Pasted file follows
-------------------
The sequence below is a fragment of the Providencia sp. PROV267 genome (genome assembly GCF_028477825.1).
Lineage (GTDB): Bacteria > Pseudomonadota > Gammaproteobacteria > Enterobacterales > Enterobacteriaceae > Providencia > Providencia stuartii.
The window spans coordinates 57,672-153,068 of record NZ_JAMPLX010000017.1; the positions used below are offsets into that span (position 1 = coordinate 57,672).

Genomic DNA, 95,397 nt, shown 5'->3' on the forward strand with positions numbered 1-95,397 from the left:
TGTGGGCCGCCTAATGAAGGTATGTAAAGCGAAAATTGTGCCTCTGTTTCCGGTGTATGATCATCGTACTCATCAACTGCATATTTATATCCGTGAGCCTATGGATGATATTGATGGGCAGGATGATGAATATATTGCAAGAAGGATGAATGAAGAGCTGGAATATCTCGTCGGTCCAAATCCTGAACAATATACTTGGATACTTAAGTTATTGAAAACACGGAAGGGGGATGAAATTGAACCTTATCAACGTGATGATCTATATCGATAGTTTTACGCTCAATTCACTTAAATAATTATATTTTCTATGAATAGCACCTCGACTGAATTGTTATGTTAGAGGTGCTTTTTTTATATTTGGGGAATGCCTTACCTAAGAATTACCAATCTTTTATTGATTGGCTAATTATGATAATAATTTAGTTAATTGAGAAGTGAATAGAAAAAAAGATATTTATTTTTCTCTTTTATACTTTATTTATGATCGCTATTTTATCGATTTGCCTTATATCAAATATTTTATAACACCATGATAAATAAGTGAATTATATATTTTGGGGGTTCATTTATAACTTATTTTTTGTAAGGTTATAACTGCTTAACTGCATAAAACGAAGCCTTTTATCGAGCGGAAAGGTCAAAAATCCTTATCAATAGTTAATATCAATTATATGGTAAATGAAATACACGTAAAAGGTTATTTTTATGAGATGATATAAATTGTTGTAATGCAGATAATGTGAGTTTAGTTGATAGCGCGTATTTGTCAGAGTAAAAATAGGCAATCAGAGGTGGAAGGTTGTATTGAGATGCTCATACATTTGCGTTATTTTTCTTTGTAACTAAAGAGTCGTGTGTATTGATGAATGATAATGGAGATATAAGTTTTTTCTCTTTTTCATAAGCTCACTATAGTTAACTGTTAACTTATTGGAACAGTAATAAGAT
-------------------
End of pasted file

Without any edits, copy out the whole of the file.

The sequence below is a fragment of the Providencia sp. PROV267 genome (genome assembly GCF_028477825.1).
Lineage (GTDB): Bacteria > Pseudomonadota > Gammaproteobacteria > Enterobacterales > Enterobacteriaceae > Providencia > Providencia stuartii.
The window spans coordinates 57,672-153,068 of record NZ_JAMPLX010000017.1; the positions used below are offsets into that span (position 1 = coordinate 57,672).

Genomic DNA, 95,397 nt, shown 5'->3' on the forward strand with positions numbered 1-95,397 from the left:
TGTGGGCCGCCTAATGAAGGTATGTAAAGCGAAAATTGTGCCTCTGTTTCCGGTGTATGATCATCGTACTCATCAACTGCATATTTATATCCGTGAGCCTATGGATGATATTGATGGGCAGGATGATGAATATATTGCAAGAAGGATGAATGAAGAGCTGGAATATCTCGTCGGTCCAAATCCTGAACAATATACTTGGATACTTAAGTTATTGAAAACACGGAAGGGGGATGAAATTGAACCTTATCAACGTGATGATCTATATCGATAGTTTTACGCTCAATTCACTTAAATAATTATATTTTCTATGAATAGCACCTCGACTGAATTGTTATGTTAGAGGTGCTTTTTTTATATTTGGGGAATGCCTTACCTAAGAATTACCAATCTTTTATTGATTGGCTAATTATGATAATAATTTAGTTAATTGAGAAGTGAATAGAAAAAAAGATATTTATTTTTCTCTTTTATACTTTATTTATGATCGCTATTTTATCGATTTGCCTTATATCAAATATTTTATAACACCATGATAAATAAGTGAATTATATATTTTGGGGGTTCATTTATAACTTATTTTTTGTAAGGTTATAACTGCTTAACTGCATAAAACGAAGCCTTTTATCGAGCGGAAAGGTCAAAAATCCTTATCAATAGTTAATATCAATTATATGGTAAATGAAATACACGTAAAAGGTTATTTTTATGAGATGATATAAATTGTTGTAATGCAGATAATGTGAGTTTAGTTGATAGCGCGTATTTGTCAGAGTAAAAATAGGCAATCAGAGGTGGAAGGTTGTATTGAGATGCTCATACATTTGCGTTATTTTTCTTTGTAACTAAAGAGTCGTGTGTATTGATGAATGATAATGGAGATATAAGTTTTTTCTCTTTTTCATAAGCTCACTATAGTTAACTGTTAACTTATTGGAACAGTAATAAGAT